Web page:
Fit and finish is the kind of high quality you’d expect from a PSE flagship bow. In terms of appearance, if you like a bow with a long riser and short limbs, you’ll love it. Certainly the quality of finish and the camo options for this bow enhance its overall look.

Shooting the PSE Evo NXT 33

There is nothing in the riser design of PSE compound bows that makes installation of accessories difficult, and all accessories were installed without difficulty. Limb bolts were a little snug, but turned without sticking, slipping or chattering. Draw length is 29 inches out of the box; this was adjusted, without difficulty, to the IBO standard 30 inches. The bow tuned well with the rest at centershot; I did tweak the cable guard slightly to correct a slight right tear in paper.

The most noticeable features upon picking up the bow are its weight and the new grip. At 4½ pounds, the Evo NXT 33 is not an inordinately heavy bow, but cannot be called light, either. The synthetic grip is comfortable and would be welcomed on cold days afield, but as mentioned previously, it is removable for those who prefer a skinny grip. In a new era of smooth-drawing bows, the draw cycle of this bow is exceptionally smooth. It drops nicely into the valley without a bump at the end. The back wall is plenty firm, and though the valley is not particularly deep, the cams are not in the least, “grabby.” At the shot, the bow moves forward slightly in a properly loose grip, but there is virtually no vibration; this is a super-quiet bow. To the extent a bow can be described as dead in the hand, this bow falls into that category. Bowhunters who like the pop and the flatter trajectory of a true speed bow might find this bow lacking, but those who are looking for a pleasant-shooting, quiet and forgiving hunting bow need look no further than the PSE Evo NXT 33.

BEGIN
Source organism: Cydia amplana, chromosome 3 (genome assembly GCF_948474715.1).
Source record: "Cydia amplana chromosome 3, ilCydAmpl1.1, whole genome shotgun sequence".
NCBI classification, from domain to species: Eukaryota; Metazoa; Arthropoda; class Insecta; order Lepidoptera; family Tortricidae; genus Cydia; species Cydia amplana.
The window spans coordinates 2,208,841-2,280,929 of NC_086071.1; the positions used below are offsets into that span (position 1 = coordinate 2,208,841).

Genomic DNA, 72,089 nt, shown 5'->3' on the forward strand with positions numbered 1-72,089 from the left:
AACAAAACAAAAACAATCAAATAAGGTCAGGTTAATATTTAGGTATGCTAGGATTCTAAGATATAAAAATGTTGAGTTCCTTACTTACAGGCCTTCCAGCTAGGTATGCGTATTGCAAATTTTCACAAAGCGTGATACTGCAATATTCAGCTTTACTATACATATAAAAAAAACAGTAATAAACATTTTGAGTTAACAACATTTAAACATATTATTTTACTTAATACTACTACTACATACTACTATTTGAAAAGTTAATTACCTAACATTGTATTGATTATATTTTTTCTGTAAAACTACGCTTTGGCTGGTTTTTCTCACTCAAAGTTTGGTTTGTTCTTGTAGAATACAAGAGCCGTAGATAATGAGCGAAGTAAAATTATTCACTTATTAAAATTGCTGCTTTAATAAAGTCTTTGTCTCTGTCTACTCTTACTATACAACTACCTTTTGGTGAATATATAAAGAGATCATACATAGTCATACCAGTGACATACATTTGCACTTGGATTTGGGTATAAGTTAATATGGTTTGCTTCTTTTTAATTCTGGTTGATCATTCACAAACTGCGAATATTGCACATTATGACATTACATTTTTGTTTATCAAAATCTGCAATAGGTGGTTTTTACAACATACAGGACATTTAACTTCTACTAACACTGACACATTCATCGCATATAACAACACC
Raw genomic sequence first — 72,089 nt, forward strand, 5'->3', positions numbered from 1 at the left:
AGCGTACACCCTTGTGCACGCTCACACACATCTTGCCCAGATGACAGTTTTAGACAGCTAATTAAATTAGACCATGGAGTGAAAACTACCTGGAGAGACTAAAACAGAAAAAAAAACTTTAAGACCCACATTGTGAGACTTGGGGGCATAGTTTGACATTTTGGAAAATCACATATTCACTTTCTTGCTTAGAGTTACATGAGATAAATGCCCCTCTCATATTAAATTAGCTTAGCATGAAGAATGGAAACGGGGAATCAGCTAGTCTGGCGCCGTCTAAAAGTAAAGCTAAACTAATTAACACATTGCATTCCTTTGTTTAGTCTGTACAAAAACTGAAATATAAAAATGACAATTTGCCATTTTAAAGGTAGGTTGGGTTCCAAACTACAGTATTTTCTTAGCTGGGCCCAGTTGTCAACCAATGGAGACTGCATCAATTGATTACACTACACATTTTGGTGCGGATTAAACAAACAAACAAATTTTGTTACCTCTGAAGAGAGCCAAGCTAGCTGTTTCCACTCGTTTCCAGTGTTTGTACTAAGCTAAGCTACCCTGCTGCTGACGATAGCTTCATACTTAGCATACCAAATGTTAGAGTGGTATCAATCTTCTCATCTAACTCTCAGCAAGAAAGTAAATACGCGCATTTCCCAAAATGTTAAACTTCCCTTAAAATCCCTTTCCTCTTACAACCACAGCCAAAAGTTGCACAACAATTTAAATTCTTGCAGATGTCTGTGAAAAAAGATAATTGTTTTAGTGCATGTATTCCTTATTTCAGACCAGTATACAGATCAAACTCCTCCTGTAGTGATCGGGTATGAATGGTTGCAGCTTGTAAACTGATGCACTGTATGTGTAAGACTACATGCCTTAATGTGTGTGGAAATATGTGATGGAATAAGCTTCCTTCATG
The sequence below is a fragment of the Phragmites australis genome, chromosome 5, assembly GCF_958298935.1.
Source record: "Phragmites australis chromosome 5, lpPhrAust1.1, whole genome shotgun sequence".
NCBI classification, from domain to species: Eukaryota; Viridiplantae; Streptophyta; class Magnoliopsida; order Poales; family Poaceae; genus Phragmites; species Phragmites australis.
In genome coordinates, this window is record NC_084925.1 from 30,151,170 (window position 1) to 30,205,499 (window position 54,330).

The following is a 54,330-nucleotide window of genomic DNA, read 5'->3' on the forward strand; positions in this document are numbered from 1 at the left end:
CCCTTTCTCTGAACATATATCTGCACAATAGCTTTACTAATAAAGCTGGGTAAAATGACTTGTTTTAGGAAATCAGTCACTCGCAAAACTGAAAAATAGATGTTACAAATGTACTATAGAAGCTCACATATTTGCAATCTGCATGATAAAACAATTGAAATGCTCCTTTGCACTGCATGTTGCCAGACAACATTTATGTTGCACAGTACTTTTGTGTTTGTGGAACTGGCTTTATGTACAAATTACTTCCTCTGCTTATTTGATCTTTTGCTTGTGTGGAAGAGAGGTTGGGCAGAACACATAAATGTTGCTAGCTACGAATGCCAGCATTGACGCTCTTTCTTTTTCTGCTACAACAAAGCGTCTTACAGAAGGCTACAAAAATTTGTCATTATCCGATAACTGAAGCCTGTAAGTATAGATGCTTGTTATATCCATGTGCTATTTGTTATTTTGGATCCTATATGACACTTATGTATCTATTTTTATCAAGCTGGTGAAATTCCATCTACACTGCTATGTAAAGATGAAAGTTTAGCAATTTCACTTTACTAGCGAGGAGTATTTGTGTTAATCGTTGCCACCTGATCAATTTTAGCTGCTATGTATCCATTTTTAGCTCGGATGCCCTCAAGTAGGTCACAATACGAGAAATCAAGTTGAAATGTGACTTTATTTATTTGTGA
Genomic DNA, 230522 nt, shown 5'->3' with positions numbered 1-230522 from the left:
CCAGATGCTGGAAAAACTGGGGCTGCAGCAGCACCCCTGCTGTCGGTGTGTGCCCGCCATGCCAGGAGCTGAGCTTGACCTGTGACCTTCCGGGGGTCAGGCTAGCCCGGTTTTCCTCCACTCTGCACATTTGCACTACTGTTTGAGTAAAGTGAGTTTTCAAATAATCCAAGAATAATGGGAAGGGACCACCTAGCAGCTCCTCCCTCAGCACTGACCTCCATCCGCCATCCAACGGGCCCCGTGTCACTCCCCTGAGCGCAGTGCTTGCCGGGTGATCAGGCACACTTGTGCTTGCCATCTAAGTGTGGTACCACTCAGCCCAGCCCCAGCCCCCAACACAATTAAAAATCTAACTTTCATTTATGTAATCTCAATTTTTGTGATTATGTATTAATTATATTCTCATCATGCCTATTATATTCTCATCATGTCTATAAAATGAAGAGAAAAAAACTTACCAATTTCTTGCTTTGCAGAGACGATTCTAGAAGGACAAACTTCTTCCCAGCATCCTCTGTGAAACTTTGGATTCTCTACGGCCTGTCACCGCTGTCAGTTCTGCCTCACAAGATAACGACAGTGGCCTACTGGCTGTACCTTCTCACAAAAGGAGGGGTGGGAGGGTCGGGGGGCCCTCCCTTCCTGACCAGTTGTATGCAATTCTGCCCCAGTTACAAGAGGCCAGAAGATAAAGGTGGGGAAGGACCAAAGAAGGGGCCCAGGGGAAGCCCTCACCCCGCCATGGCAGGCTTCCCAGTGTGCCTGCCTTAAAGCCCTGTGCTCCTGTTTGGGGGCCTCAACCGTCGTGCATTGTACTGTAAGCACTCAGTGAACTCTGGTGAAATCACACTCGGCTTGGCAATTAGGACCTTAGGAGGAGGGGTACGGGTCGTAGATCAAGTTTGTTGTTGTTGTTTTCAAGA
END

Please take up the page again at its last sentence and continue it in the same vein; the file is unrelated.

Sidebar: How We Test

  • Each bow is carefully inspected out of the box for fit and finish and for any visible defects in workmanship. Axle-to-axle length, brace height, mass weight and draw length are measured and compared with stated specs. Minor discrepancies in draw length are corrected or noted. A QAD UltraRest is installed, and each bow is equipped with a TruGlo sight, a TruGlo stabilizer, a G5 1/4-inch Metapeep and a D-loop.
  • Test arrows are Carbon Express Maxima Red arrows at weights of 385 and 440 grains, fletched with Bohning Blazer vanes and fitted with QAD Tune-A-Nocks. Peak draw weight is established, and draw force curves, along with letoff, are determined using an Easton Bow Force Mapping System.
  • Using a Spot-Hogg Hooter Shooter bow-shooting machine and a ProChrono chronograph, arrow speed and kinetic energy are measured at point of launch and at 20 yards.
  • Sound is measured with an NM102 Sound Level Meter with mic positioned 3 feet in front of the bow and 18 inches under the arrow flight path.
  • All bows are pressed on a Buckeye Archery Solutions Bow-A-Constrictor press.